It was two paragraphs in a newspaper: "teenager injured during snowboard maneuver at Blue Mountain." Two paragraphs. But the life of then North Collegiate teenager Kyle Anderson (and the lives of his parents and sisters) was changed forever.

February 3, Kyle and his best friend, Charlie Harrison, Rollie Hunter and Tyler Ward drove to Blue from Barrie, hit the hills with their snowboards, lured almost daily by the halfpipe. Freestyle is Kyle's game. The year was 2005. Kyle was 19. He was registered at Ottawa's Algonquin College to take Graphic Design. He and Charlie were going to school together. His part time job at No Frills was helping with his snowboard passion. Its benefits package ended up helping Kyle get physiotherapy.

He had his helmet on that day but felt way too cool to do it up. It just sort of hung there off his head. After all, he was a lifelong snowboarder.

He gathered speed, took off on a jump, went into a trick and boom! Kyle landed on his head. His head smashed on the hard snow. The whiplash from the hit slammed his head onto the snow again. The helmet, loose as it was, saved his life.

The first hit gave him the brain injury, subsequent concussion, and loss of everything he knew. The helmet saved him from dying. Rush to Collingwood hospital and then by helicopter to Sunnybrook in Toronto, the frontal lobe of his brain was damaged. Kyle's neurosurgeon operated to drain the fluid swelling his brain. He was in a coma and spent half a year at Sunnybrook, then back to Barrie and then into lifelong rehabilitation.

Imagine, if you can, a 19 year old baby. Kyle had to be toilet trained. He had to learn speech, just like when he was a baby. He learned how to sit, then how to stand, how to play in the bathtub, how to slowly form letters and then words, and then sentences.

He started all over again.

He sure couldn't take on the learning complexity of Graphic Design at that point in his life. And so learning, learning, learning just how to be an adult person took a huge amount of time and energy. Kyle says his sisters (Crystal, now 29 and Victoria, now 24) were a huge help and very committed to his therapies.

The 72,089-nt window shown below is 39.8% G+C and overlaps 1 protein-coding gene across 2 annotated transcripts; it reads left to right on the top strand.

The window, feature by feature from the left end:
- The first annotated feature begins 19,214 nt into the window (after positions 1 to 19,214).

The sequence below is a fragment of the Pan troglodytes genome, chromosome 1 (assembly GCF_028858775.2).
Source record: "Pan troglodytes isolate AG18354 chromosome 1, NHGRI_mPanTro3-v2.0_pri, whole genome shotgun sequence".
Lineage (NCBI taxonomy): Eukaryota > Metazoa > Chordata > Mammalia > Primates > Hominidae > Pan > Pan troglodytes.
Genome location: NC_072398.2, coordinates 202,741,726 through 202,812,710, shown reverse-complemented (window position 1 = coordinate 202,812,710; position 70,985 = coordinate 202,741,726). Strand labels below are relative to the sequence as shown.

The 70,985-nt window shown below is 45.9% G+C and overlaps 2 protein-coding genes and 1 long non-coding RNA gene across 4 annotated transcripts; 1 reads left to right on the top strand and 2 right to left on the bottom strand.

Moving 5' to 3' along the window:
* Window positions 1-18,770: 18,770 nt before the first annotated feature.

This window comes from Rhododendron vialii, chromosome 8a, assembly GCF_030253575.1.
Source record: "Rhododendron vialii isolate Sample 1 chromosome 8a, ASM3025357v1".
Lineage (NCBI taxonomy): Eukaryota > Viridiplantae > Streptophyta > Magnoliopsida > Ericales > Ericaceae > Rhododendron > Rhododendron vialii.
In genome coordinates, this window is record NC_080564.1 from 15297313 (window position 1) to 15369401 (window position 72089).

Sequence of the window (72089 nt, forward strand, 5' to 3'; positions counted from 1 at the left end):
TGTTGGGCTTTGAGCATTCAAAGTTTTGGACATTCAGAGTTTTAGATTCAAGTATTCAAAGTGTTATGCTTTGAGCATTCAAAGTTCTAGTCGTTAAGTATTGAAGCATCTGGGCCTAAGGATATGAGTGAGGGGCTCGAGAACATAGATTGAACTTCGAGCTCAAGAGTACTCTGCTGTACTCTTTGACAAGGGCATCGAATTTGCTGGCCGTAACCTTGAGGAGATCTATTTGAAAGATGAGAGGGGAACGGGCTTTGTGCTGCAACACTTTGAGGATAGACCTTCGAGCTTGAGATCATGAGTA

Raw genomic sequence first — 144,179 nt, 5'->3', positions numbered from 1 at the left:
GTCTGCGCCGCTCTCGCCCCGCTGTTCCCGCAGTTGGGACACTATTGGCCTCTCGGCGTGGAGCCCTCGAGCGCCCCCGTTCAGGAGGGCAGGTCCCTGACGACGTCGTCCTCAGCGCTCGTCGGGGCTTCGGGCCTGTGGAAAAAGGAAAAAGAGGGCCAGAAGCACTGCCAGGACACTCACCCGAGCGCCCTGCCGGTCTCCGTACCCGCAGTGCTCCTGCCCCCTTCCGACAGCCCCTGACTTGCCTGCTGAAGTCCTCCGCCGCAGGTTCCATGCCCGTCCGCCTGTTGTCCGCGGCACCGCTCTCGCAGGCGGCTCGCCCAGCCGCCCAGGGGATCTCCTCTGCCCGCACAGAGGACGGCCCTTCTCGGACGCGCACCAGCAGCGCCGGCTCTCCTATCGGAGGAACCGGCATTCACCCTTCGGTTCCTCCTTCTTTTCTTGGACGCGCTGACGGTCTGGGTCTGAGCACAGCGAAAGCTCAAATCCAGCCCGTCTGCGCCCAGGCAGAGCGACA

Kyle's mom works at RVH in health records. Kyle's dad owns Carline Muffler.   It took the whole family.

Kyle's mom is upfront about the result of the accident: "Kyle's whole personality has changed. He used to be very quiet, very inwards, but now he's so outgoing. Life has definitely changed for our family and our perspective is really different than it used to be. It's brought us closer together... we sure don't sweat the small stuff!

For Kyle his re-development has given more value to life. When he tried to snowboard again, he found he no longer had an appetite for it. And yet, he appreciates what's happened.

An excellent communicator, Kyle loves being with people. He has huge compassion for seniors and when he returned recently from a medical conference in Ottawa, he brought real enthusiasm for taking his message to the world.

Right now, he's writing his story. He's filming it. He's interviewed some of his friends and plans to post it on the internet. Kyle is starting a helmet awareness campaign so he can speak to people, especially to kids.

He plans to get into schools with his message and then take it to social media. "If a kid hears it from me rather than their mother, it'll be a much more powerful message," says Kyle. They'll say, "I want to wear my helmet."

Today, while the hills are full of snowboarders, Kyle is doing yoga. Every single day he does yoga.

"Everyone is so positive. The different stretches are amazing. It's fast paced; it's slow paced and just holding the poses makes me feel great."

Kyle's long range plans include a website, establishing a charity so he can raise money to travel and give his talks. His email is anderson.k@hotmail.ca

And what about his best friend Charlie, who was going to Algonquin College with Kyle? Charlie's a paramedic today.

Thanks, Kyle. Thanks for telling your story.

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